In fact, the Resistance did not win the war by 1954. One can put forth a far different and plausible argument: that the French and the new State of Vietnam, aided in particular by the Cao Đài and the Hòa Hảo, defeated the communist-led Việt Minh in the Mekong delta by 1953, and held on to most of their gains in 1954. In 1954, the Việt Minh made a limited comeback, but could not regain lost ground. For all intents and purposes, the Việt Minh had lost the war. It was precisely because of its weak position in the south that the Democratic Republic of Vietnam was compelled to accept the Geneva Accords that divided the country.

By 1954, the chief threat to the State of Vietnam (in the south) was no longer the Việt Minh. Instead, the Cao Đài, Hòa Hảo, Binh Xuyên, and a variety of other forces posed the greatest challenge to the weak State of Vietnam.

[1] Hội đồng chỉ đạo biện soạn Lịch sử Nam bộ kháng chiến, ed., Lịch sử Nam bộ kháng chiến (History of the Southern Resistance), vol. 1 (Hanoi: Nhà xuất bản Chính trị quốc gia, 2010)

[2] For examples of recent works in English and French looking at Nam Bộ during the First Indochina War that have relied on such sources, see the voluminous writings of Christopher Goscha, including his “A ‘Popular’ Side of the Vietnamese Army: General Nguyen Binh and the War in the South,” in Christopher Goscha and Benoit de Treglode, eds., Naissance d’un État-Parti (Paris: Indes Savantes, 2004). as well as his pathbreaking Vietnam: Un État né de la guerre (Paris: Armand Colin, 2011);  Francois Guillemot, “Autopsy of a Massacre: On a Political Purge in the Early Days of the Indochina War (Nam Bo 1947),” European Journal of East Asian Studies 9:2 (210): 225-265; Shawn McHale, “Understanding the Fanatic Mind? The Việt Minh and Race Hatred in the First Indochina War,” Journal of Vietnamese Studies 4(3) (2009):  98-138, Shawn McHale, “Ethnicity, Violence, and Khmer-Vietnamese Relations, 1757-1954,” Journal of Asian Studies (May 2013): XX.  David Marr’s new book Vietnam: State, War, and Revolution (1945-1946) (Berkeley and Los Angeles: University of California Press, 2013) is, unfortunately, too sketchy on the war in Nam Bộ.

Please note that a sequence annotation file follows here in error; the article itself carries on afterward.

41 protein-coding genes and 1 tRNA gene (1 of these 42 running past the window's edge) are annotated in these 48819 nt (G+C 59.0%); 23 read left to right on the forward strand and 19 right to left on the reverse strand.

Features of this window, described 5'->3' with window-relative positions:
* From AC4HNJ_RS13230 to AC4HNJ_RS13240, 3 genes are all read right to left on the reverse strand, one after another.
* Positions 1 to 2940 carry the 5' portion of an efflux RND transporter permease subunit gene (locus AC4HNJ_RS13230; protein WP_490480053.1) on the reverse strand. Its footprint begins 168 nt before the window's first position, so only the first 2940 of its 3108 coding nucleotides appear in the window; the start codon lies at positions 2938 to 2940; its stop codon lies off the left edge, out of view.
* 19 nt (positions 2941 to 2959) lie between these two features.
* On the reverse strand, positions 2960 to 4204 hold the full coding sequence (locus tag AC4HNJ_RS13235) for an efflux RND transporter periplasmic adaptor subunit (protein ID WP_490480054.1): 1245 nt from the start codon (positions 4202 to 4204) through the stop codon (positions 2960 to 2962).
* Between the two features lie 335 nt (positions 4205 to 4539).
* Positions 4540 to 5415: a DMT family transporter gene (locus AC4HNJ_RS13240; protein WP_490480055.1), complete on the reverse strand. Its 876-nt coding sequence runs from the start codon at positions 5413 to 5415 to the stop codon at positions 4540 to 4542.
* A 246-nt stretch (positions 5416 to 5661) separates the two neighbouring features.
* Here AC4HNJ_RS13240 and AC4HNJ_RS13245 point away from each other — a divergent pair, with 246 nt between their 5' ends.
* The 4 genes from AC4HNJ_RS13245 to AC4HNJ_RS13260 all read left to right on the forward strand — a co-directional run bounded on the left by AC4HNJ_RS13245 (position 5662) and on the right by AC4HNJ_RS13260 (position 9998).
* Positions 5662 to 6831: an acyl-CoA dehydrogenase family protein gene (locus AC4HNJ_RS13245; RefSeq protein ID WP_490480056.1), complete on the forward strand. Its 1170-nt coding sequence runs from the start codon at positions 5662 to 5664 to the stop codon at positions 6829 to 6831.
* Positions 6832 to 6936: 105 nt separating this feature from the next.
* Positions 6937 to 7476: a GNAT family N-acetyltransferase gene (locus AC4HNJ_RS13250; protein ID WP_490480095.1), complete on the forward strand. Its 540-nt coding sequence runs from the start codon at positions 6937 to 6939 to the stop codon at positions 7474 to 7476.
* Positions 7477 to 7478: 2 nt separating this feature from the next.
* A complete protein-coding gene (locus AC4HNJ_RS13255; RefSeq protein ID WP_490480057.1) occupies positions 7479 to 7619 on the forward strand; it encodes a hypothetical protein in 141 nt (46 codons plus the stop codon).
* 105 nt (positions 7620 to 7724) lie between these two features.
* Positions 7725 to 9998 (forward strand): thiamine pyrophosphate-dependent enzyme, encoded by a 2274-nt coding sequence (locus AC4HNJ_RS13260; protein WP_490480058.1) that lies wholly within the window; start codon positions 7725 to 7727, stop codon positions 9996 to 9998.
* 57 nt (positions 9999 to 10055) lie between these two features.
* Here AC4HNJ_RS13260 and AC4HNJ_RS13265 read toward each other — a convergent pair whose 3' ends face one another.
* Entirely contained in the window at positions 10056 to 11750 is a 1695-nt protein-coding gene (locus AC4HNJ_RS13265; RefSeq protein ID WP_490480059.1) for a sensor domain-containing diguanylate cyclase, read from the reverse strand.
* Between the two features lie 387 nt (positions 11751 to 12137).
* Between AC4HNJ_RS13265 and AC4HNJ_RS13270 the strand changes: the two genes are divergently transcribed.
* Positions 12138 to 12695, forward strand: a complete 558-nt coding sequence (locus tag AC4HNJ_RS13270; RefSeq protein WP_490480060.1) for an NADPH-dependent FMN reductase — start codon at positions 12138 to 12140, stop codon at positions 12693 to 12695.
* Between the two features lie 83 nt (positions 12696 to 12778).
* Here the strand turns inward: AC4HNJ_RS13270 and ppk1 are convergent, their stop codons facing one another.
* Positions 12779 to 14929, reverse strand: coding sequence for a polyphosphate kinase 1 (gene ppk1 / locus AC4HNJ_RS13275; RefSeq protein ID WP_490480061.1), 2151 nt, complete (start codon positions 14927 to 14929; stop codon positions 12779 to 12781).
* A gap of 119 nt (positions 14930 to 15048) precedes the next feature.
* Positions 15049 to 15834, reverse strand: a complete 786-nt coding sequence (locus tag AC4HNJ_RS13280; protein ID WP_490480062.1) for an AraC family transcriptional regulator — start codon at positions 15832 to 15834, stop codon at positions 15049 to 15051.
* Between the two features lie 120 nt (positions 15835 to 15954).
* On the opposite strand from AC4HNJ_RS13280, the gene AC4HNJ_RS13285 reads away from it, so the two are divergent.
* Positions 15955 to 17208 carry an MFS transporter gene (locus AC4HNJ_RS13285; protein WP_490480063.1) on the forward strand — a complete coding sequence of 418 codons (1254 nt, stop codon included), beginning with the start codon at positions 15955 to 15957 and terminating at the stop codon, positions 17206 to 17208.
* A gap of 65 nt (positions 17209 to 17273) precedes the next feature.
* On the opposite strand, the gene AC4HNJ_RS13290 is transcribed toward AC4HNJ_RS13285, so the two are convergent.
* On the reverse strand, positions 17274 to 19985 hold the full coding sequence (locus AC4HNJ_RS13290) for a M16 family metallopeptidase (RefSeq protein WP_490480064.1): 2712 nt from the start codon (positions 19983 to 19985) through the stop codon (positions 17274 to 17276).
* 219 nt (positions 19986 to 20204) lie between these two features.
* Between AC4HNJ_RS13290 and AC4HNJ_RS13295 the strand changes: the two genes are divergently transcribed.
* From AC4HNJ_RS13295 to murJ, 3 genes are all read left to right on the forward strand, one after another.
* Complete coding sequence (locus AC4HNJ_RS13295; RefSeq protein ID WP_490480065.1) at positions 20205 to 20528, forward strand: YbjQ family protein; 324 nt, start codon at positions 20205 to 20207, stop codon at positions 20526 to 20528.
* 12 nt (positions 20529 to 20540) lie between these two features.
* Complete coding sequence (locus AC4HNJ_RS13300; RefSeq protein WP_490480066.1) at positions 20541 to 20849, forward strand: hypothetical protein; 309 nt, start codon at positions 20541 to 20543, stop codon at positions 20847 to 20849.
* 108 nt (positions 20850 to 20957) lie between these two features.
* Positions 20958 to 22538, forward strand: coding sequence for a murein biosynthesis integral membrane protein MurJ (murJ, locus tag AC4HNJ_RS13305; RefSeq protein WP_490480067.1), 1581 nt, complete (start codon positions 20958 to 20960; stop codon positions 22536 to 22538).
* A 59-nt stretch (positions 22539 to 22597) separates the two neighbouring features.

[4] Lịch sử Nam bộ kháng chiến, vol. 1, 237.

[5] This is from a Cứu Quốc [Salvation] newspaper article quoted in Nam Bộ và Nam Phần Trung Bộ (1957), 32.

[6] Thiếu Sơn, “Sau ngày 9-3-1945,” in Thiếu Sơn,  Nghệ thuật và nhân sinh,  447.

[7] Janet Hoskins, citing a Cao Đài source, writes that these killings, which began in August 1945,”eventually claimed 2,791 victims----dignitaries and disciples, women and children---- and the site where many of these killings occurred was commemorated in 1956 as the “graveyard of Caodai martyrs” (Hoskins, “Colonial Caodaists” (Hoskins, unpublished paper, 21).  Given that the names of the killed were given on a Cao Dai memorial, Hoskins’s number would seem to be the most accurate.

[8] Nguyễn Thanh Sơn, Trọn đời theo Bác Hồ, 158-9, 162.  

[9] My thanks to Merle Pribbenow for pointing out this particular passage.

[10] I found a photograph of the order, signed by General Nguyễn Bình, this past summer in the French archives in Aix-en-Provence. See Indochine. Haut Commisariat de l’Indochine. Service de Protection du Corps Expéditionnaire dossier 385.  BO CAO CUA UY BAN HANH CHANH NAM BO. “VU AN HUYNH PHU SO.” Ngay 27 thang 5 nam 1947. [Signed:] NGUYEN BINH.

[11] On this, see Guillemot, “Autopsy of a Massacre.” This essay is based heavily on captured Việt Minh documents.

[12] Mai Chí Thọ, “Những buổi ban đầu lưu luyến ấy,” pp. 8-15, in Kỷ niệm sâu sắc trong đời Công An (HCMC: NXB Công An Nhân Dân, 1995) , 12.

[13] Lịch sử Nam bộ kháng chiến, vol. 1, 525.

[14] Lịch sử Nam bộ kháng chiến, vol. 1, 525.